Ambleside Schools International Articles
Video Series Part 12.
Chapter Nine: How Much Does the Student Care?
“The question is not “how much does the youth know?” when he has finished his education but rather “how much does he care?”
Motivation is more important than information. The student who cares about spelling or science or mathematics will do well and learn these things to the fullness of their God-given ability. We care about those things with which we have developed a relationship; we care about those things which are valued by our community. The student who cares will do well.
In Part 12 of our video and discussion guides, Bill St. Cyr discusses how we bring children to care.
Limitations of Teachers. We wish to place before the child open doors to many avenues of instruction and delight, in each one of which he should find quickening thoughts. We cannot expect a school to be manned by a dozen master-minds, and even if it were, and the scholar were taught by each in turn, it would be much to his disadvantage. What he wants of his teacher is moral and mental discipline, sympathy and direction; and it is better, on the whole, that the training of the pupil should be undertaken by one wise teacher than that he should be passed from hand to hand for this subject and that.
Our aim in Education is to give a Full Life. We begin to see what we want. Children make large demands upon us. We owe it to them to initiate an immense number of interests. Thou hast set my feet in a large room; should be the glad cry of every intelligent soul. Life should be all living, and not merely a tedious passing of time; not all doing or all feeling or all thinking — the strain would be too great — but, all living; that is to say, we should be in touch wherever we go, whatever we hear, whatever we see, with some manner of vital interest. We cannot give the children these interests; we prefer that they should never say they have learned botany or conchology, geology or astronomy. The question is not –– how much does the youth know? when he has finished his education –– but how much does he care? And, about how many order of things does he care? In fact, how large is the room in which he finds his feet set? And, therefore, how full is the life he has before him?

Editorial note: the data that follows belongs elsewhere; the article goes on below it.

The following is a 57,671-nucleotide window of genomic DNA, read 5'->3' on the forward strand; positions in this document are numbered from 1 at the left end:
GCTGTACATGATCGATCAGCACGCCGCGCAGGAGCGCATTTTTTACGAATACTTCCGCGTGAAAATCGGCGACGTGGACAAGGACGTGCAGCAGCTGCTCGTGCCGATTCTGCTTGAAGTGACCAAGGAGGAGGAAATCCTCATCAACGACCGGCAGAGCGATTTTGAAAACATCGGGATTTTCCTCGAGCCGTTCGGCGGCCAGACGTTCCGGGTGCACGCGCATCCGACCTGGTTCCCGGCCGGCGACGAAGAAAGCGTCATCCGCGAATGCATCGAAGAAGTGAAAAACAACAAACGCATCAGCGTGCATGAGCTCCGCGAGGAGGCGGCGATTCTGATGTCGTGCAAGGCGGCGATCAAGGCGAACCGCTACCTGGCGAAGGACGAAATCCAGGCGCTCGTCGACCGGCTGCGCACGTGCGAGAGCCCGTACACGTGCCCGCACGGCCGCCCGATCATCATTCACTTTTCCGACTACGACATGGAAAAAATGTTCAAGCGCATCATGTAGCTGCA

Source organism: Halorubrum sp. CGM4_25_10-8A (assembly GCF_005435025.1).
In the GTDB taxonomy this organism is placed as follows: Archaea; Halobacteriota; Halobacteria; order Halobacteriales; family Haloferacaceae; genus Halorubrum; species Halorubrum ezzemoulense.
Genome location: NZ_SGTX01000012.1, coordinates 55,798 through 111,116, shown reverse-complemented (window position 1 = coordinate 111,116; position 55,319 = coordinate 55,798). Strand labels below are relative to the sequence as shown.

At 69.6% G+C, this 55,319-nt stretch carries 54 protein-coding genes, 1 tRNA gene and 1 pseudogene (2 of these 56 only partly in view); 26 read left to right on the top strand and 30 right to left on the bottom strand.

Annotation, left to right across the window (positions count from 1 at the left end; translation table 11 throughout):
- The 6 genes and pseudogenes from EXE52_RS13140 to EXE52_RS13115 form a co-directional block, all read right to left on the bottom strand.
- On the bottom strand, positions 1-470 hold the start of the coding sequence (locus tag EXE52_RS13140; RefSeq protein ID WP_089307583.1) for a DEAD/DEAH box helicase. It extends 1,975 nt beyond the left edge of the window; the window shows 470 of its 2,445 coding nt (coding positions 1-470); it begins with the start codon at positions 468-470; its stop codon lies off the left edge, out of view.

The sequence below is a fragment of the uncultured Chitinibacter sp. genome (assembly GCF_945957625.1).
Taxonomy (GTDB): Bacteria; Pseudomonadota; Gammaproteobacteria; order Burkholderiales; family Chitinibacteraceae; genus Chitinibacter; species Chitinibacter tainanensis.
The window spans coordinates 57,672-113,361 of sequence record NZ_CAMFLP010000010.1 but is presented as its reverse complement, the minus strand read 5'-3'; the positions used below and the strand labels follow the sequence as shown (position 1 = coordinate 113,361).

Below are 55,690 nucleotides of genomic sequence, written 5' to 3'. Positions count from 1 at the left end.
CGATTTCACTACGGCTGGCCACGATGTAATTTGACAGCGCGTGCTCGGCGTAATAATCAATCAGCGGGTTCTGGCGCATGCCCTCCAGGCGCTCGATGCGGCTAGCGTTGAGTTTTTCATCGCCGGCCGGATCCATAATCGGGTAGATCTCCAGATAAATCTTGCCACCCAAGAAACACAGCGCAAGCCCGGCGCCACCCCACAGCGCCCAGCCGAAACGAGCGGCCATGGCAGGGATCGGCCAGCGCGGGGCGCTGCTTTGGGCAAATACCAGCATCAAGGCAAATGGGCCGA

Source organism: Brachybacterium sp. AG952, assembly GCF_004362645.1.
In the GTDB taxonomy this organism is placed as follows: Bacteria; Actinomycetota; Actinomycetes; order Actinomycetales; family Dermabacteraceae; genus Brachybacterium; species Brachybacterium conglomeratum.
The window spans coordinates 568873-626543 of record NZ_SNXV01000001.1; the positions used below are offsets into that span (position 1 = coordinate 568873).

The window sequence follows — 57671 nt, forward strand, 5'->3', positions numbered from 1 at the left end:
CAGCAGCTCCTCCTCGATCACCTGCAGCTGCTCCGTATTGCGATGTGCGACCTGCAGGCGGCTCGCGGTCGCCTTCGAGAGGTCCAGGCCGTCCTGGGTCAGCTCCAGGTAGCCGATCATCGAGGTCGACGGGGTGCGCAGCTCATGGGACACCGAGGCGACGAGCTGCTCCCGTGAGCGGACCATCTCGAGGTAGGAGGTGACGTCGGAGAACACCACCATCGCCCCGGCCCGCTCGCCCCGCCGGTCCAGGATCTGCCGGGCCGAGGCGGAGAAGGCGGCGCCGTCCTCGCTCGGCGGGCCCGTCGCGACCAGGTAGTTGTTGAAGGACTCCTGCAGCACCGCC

I know you may bring a horse to the water, but you cannot make him drink. What I complain of is that we do not bring our horse to the water. We give him miserable little text-books, mere compendiums of facts, which he is to learn off and say and produce at an examination; or we give him various knowledge in the form of warm diluents, prepared by his teacher with perhaps some grains of living thought to the gallon. And all the time we have books, books teeming with ideas fresh from the minds of thinkers upon every subject to which we can wish to introduce children …
Children as they are. And children have not altered. This is how we find them ––with intelligence more acute, logic more keen, observing powers more alert, moral sensibilities more quick, love and faith and hope more abounding; in fact, in all points like as we are, only more so; but absolutely ignorant of the world and its belongings, of us and our ways, and, above all, of how to control and direct and manifest the infinite possibilities with which they are born.
Our Work, to give vitalising Ideas. Knowing that the brain is the physical seat of habit and that conduct and character, alike, are the outcome of the habits we allow; knowing, too, that an inspiring idea initiates a new habit of thought, and hence, a new habit of life; we perceive that the great work of education is to inspire children with vitalising ideas as to every relation of life, every department of knowledge, every subject of thought; and to give deliberate care to the formation of those habits of the good life which are the outcome of vitalising ideas. In this great work we seek and assuredly find the co-operation of the Divine Spirit, whom we recognise, in a sense rather new to modern thought, as the supreme Educator of mankind in things that have been called secular, fully as much as in those that have been called sacred.1
Questions and Thoughts to Consider:
- What does it mean to say that motivations are more important than information?
- What are the benefits to having one wise teacher vs students being ‘passed from hand to hand?
- How does “caring” in education now guide behaviors in 20 years?
- What distinguishes the student who uses his or her full God-given abilities?
- How does a child come to care?
- What are ‘habits of the good life’ and what are some vitalizing ideas that help form these habits?
- How does caring impact our relationships with God, man, ourselves?
1 Charlotte Mason, School Education, 170-173.